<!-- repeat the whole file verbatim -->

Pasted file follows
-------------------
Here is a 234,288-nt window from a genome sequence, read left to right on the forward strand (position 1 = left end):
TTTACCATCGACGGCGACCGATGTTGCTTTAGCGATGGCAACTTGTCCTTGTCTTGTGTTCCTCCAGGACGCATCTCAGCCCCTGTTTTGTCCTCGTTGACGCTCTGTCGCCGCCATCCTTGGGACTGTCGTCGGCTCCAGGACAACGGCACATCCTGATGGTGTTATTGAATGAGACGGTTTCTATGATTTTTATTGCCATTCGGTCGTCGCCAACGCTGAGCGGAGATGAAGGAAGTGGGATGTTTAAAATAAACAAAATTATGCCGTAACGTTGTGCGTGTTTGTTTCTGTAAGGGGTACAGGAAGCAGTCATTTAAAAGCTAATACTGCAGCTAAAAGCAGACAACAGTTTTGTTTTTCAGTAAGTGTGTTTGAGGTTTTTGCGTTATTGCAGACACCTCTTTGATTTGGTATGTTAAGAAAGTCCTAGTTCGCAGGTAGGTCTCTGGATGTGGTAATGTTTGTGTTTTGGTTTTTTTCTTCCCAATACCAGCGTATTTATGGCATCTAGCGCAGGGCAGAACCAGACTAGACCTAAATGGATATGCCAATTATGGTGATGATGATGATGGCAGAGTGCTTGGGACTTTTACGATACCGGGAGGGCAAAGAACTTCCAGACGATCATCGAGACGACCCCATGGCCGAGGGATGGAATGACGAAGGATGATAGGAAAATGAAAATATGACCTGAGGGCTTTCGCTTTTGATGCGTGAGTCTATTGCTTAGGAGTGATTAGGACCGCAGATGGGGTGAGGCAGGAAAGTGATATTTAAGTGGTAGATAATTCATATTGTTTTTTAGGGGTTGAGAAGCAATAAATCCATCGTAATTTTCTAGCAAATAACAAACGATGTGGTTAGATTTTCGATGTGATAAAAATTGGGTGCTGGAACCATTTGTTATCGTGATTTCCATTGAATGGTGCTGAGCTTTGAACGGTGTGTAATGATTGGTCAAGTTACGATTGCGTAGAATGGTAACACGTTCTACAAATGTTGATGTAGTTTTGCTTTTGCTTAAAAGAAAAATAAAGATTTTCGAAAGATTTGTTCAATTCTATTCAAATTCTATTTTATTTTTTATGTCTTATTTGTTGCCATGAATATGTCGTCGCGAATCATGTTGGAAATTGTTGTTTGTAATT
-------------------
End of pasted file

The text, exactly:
Here is a 234,288-nt window from a genome sequence, read left to right on the forward strand (position 1 = left end):
TTTACCATCGACGGCGACCGATGTTGCTTTAGCGATGGCAACTTGTCCTTGTCTTGTGTTCCTCCAGGACGCATCTCAGCCCCTGTTTTGTCCTCGTTGACGCTCTGTCGCCGCCATCCTTGGGACTGTCGTCGGCTCCAGGACAACGGCACATCCTGATGGTGTTATTGAATGAGACGGTTTCTATGATTTTTATTGCCATTCGGTCGTCGCCAACGCTGAGCGGAGATGAAGGAAGTGGGATGTTTAAAATAAACAAAATTATGCCGTAACGTTGTGCGTGTTTGTTTCTGTAAGGGGTACAGGAAGCAGTCATTTAAAAGCTAATACTGCAGCTAAAAGCAGACAACAGTTTTGTTTTTCAGTAAGTGTGTTTGAGGTTTTTGCGTTATTGCAGACACCTCTTTGATTTGGTATGTTAAGAAAGTCCTAGTTCGCAGGTAGGTCTCTGGATGTGGTAATGTTTGTGTTTTGGTTTTTTTCTTCCCAATACCAGCGTATTTATGGCATCTAGCGCAGGGCAGAACCAGACTAGACCTAAATGGATATGCCAATTATGGTGATGATGATGATGGCAGAGTGCTTGGGACTTTTACGATACCGGGAGGGCAAAGAACTTCCAGACGATCATCGAGACGACCCCATGGCCGAGGGATGGAATGACGAAGGATGATAGGAAAATGAAAATATGACCTGAGGGCTTTCGCTTTTGATGCGTGAGTCTATTGCTTAGGAGTGATTAGGACCGCAGATGGGGTGAGGCAGGAAAGTGATATTTAAGTGGTAGATAATTCATATTGTTTTTTAGGGGTTGAGAAGCAATAAATCCATCGTAATTTTCTAGCAAATAACAAACGATGTGGTTAGATTTTCGATGTGATAAAAATTGGGTGCTGGAACCATTTGTTATCGTGATTTCCATTGAATGGTGCTGAGCTTTGAACGGTGTGTAATGATTGGTCAAGTTACGATTGCGTAGAATGGTAACACGTTCTACAAATGTTGATGTAGTTTTGCTTTTGCTTAAAAGAAAAATAAAGATTTTCGAAAGATTTGTTCAATTCTATTCAAATTCTATTTTATTTTTTATGTCTTATTTGTTGCCATGAATATGTCGTCGCGAATCATGTTGGAAATTGTTGTTTGTAATT